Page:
Ukrainian Professor Selected to Teach at Stetson This Year

portrait in Ukraine
portrait in Ukraine
Olena Kolupayeva, PhD, received a one-year appointment as a visiting teacher scholar at Stetson University for the 2022-23 academic year.

Air raid sirens go off as many as five times a day in the Ukrainian city where Olena Kolupayeva lives.

Olena Kolupayeva recently spoke to WFTV Channel 9 News in Orlando: “Ukrainian professor heading to Central Florida to teach students how to identify misinformation.”

Each time, she and her father hurry to their home’s basement, which has been converted into a makeshift bomb shelter since Russia invaded their homeland in February.

Her city of Kamianets-Podilskyi in western Ukraine is located along a military supply route, with buses and trains bringing goods from European and other countries into Ukraine.

“Probably because of this, our region has become a target in order to disrupt their supply of weapons to our country and a lot of people fled from my region,” said Kolupayeva, PhD, an assistant professor in the Department of Journalism at Kamianets-Podilskyi Ivan Ohiienko National University.

Kolupayeva will arrive at Stetson during the week of Aug. 8 for a one-year appointment as a visiting teacher scholar for the Brown Center for Faculty Innovation and Excellence

In late March, Stetson announced plans to host a Ukrainian faculty member and Ukrainian students displaced by the war, beginning in the Fall 2022 semester. A fundraising campaign is underway to raise $250,000 to pay for the expenses of Kolupayeva (pronounced Kаh-loo-PAI-yev-ah) and four students.

Screenshot of Stetson Supports Ukraine website
To learn more about Stetson’s Ukraine initiative or to make a donation, visit the Stetson University Supports Ukraine website.

Kolupayeva will teach two classes in the fall and Spring 2023 semesters for Stetson’s Department of Communication and Media Studies: “Media and Human Rights,” and “Media Literacy.” In Ukraine, she is an expert on fake news and has conducted research on human rights, including analyzing the coverage of the rights of prisoners in the Ukrainian media.

The faculty committee at Stetson, which reviewed applicants for the position and recommended Kolupayeva, wrote:

“We are very excited to welcome Dr. Kolupayeva to Stetson this fall. Her research and teaching experience related to journalism, media literacy, human rights, and disinformation will not only enrich the course offerings at Stetson within the department of Communication & Media Studies but will also inform the broader community about these issues as they relate to Russia’s war against Ukraine.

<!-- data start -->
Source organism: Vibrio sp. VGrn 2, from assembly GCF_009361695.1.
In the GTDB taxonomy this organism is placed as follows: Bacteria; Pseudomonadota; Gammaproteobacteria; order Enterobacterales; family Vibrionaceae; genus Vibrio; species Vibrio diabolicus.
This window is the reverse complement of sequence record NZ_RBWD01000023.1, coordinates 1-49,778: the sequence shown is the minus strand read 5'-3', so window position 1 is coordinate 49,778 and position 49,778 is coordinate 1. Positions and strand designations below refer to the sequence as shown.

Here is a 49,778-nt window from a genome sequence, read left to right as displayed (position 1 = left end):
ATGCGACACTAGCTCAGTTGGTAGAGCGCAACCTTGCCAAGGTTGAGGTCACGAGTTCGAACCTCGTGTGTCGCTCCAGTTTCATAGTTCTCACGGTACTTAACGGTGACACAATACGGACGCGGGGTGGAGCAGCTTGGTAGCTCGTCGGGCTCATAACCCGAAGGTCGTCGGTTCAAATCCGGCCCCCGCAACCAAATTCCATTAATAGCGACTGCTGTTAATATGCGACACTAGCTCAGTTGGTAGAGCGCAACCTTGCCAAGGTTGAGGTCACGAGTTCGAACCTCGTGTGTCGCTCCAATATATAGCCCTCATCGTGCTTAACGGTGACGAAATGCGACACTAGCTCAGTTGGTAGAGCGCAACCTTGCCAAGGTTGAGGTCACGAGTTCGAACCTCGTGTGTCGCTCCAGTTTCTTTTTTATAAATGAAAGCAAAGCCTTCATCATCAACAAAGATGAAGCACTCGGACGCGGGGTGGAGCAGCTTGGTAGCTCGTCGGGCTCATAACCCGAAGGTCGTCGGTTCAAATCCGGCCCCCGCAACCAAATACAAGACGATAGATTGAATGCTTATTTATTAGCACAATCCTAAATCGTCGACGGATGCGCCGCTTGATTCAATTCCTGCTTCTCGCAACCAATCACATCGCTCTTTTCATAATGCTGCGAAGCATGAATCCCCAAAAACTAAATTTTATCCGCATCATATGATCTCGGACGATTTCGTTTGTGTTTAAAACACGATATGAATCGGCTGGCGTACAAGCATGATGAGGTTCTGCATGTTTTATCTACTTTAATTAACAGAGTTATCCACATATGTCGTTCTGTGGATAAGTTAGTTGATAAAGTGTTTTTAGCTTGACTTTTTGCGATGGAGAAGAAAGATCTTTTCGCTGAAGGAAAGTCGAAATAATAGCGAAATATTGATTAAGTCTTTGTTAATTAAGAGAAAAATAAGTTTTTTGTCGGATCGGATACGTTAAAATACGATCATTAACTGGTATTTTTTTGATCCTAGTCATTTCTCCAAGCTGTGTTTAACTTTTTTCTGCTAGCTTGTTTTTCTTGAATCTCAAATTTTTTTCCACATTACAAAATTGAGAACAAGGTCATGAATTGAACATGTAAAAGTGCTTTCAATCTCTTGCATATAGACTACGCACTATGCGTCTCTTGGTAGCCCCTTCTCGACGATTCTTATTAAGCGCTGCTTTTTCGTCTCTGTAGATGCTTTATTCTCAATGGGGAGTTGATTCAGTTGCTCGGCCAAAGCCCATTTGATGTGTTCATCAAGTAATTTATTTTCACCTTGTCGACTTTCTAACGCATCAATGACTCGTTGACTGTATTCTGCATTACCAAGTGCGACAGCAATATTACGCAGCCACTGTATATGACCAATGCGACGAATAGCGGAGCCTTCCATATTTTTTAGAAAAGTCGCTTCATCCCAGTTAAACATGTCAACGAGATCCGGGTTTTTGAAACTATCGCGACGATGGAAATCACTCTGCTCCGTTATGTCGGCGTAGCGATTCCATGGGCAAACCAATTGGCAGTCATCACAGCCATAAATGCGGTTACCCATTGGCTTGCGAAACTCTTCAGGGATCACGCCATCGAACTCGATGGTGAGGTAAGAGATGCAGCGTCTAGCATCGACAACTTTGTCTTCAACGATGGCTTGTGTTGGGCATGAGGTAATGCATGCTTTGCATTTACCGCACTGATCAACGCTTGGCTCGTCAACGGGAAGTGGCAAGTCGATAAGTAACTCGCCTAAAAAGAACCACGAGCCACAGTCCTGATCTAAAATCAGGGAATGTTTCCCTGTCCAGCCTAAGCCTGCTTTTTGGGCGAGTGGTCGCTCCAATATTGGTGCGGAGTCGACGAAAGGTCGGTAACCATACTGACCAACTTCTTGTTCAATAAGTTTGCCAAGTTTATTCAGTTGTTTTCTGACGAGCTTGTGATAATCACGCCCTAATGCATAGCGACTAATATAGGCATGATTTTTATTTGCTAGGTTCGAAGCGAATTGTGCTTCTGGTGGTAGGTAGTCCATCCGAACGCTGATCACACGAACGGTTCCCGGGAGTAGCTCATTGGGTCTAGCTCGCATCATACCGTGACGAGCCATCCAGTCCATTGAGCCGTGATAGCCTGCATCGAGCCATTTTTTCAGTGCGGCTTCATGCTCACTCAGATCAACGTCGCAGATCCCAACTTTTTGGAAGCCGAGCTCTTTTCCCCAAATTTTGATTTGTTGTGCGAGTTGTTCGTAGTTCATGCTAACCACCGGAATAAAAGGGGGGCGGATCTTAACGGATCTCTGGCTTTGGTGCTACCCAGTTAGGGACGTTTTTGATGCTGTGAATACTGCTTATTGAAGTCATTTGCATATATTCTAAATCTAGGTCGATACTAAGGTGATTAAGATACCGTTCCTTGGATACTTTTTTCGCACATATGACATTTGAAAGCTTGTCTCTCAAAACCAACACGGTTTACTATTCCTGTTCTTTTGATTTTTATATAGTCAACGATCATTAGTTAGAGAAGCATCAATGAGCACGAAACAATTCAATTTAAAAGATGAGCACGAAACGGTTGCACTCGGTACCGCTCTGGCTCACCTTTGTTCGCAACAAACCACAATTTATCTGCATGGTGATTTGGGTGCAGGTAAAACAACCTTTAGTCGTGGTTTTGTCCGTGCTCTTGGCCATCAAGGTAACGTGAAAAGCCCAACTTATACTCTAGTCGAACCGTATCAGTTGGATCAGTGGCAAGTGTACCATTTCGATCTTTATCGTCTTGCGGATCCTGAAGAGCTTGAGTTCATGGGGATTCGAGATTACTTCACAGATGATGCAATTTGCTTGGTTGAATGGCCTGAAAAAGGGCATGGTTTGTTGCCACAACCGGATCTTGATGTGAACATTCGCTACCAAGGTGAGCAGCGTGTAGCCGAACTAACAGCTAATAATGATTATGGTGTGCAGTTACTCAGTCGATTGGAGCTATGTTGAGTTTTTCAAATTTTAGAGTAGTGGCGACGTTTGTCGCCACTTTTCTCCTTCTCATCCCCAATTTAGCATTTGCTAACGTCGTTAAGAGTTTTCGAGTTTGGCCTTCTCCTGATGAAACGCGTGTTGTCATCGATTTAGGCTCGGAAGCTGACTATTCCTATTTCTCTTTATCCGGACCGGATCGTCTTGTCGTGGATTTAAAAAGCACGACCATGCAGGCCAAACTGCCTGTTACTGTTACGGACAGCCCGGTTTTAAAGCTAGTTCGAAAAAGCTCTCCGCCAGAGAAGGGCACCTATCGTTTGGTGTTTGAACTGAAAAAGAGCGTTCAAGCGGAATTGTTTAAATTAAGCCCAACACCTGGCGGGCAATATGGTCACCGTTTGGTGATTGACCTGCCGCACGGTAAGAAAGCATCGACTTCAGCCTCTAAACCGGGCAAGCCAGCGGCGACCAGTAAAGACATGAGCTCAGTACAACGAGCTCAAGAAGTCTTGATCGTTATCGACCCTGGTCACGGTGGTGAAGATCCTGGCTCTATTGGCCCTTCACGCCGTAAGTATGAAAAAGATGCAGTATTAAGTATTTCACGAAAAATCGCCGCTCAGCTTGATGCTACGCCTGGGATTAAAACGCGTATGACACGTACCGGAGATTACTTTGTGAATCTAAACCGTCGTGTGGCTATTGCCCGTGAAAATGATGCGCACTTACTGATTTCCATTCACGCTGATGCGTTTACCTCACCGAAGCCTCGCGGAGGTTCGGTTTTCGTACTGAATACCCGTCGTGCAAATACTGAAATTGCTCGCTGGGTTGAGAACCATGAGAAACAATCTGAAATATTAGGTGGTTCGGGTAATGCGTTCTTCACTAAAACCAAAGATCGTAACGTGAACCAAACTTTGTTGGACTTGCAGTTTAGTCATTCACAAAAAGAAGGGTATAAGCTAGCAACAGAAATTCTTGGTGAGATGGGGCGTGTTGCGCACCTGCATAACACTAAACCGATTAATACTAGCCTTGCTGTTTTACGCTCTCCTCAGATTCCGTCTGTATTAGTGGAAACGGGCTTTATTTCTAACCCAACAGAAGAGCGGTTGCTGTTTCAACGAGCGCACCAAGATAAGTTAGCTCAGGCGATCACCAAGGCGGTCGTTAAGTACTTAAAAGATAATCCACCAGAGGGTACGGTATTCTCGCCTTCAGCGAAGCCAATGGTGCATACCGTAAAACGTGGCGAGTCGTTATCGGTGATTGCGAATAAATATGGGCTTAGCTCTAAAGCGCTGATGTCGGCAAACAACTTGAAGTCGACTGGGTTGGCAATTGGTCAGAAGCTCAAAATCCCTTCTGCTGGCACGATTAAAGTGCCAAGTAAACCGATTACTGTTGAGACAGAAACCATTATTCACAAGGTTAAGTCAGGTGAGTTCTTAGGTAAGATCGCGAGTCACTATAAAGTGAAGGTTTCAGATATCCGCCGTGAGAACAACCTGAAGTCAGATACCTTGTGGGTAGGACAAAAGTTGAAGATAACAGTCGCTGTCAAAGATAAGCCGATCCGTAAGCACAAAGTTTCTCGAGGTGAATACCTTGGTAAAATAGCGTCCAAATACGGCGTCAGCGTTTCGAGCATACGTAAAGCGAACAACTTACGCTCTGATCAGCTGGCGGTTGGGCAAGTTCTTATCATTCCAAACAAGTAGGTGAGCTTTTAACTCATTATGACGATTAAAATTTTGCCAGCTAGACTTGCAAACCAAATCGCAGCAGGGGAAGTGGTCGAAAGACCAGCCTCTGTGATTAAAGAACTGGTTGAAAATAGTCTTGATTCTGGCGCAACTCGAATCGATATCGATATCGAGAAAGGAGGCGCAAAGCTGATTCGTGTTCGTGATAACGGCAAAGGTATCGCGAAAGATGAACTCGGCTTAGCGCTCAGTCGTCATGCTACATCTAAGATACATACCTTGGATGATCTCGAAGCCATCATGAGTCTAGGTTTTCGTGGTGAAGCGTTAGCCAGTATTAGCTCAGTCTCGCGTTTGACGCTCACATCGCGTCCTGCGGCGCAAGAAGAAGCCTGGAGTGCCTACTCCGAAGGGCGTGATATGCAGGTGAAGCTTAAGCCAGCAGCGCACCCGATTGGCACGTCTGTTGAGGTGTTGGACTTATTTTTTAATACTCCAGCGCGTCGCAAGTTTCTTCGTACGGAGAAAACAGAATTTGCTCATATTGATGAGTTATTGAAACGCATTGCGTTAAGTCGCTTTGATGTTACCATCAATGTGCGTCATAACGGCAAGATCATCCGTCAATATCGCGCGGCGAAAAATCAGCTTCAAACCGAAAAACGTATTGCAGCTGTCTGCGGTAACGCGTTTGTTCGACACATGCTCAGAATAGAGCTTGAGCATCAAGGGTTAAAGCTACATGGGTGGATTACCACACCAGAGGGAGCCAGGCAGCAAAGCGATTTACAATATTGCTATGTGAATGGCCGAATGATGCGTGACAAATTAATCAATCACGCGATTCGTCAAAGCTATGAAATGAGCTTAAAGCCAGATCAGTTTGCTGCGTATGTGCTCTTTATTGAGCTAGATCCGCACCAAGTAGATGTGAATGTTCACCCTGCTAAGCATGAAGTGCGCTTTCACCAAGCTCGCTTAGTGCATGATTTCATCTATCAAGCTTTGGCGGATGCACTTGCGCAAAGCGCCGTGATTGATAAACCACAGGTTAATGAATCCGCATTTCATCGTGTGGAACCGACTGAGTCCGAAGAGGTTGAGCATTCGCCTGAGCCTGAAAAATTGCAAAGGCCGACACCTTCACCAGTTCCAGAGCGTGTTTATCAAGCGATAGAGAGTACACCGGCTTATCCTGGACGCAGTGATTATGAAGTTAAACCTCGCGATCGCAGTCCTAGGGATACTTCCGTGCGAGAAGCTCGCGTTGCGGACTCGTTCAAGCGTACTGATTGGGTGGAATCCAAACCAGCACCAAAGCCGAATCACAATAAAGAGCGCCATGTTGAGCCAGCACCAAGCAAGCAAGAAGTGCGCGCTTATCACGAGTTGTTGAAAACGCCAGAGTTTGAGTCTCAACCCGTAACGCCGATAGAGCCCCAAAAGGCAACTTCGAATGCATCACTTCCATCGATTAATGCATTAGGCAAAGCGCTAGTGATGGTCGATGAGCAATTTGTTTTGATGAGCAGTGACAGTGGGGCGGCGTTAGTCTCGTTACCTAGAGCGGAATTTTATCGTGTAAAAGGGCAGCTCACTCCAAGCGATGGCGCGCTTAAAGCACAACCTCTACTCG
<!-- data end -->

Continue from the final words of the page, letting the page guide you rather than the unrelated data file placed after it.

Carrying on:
“In addition, Dr. Kolupayeva will have the opportunity to work with American and Ukrainian students on campus and serve as an ambassador to build bridges between Stetson and Ukraine,” the committee wrote. 

portrait
Olena Kolupayeva

At Stetson, Kolupayeva hopes to educate students about the Russian invasion of Ukraine, human rights abuses by the Russian Federation, including rape, and the growing problem of fake news.

“Media literacy has a great importance for us because during this war we faced manipulated photos and videos, false statements, Russian propaganda, and also such a phenomenon as deep fake videos,” she said.

Kolupayeva has never visited America before and said she applied for the position because it will allow her to conduct research on the media, including fake news and how American journalists cover large-scale wars like the one against her homeland. She also looks forward to the chance to teach classes to American undergraduates and raise their awareness about conditions in Ukraine. 

In her city, people live constantly with air raid sirens. Recently, an air strike about 35 miles away tried to cut off the water supply to the region. And on the first day of the war in February, Russia bombed a nearby military airfield.

So far, her home and the university where she teaches have escaped damage. 

Her university has been offering online classes to students since March. But the campus may reopen in September for in-person classes because it has a bomb shelter where students, faculty and staff can seek safety during air raids. 

“I think participating in this program would give me the chance of learning about educational practices and exchange views on the various approaches to teaching and doing research,” she said. “This experience could be shared in my native city, in my community. I could gather people to learn more about this international experience.”

-Cory Lancaster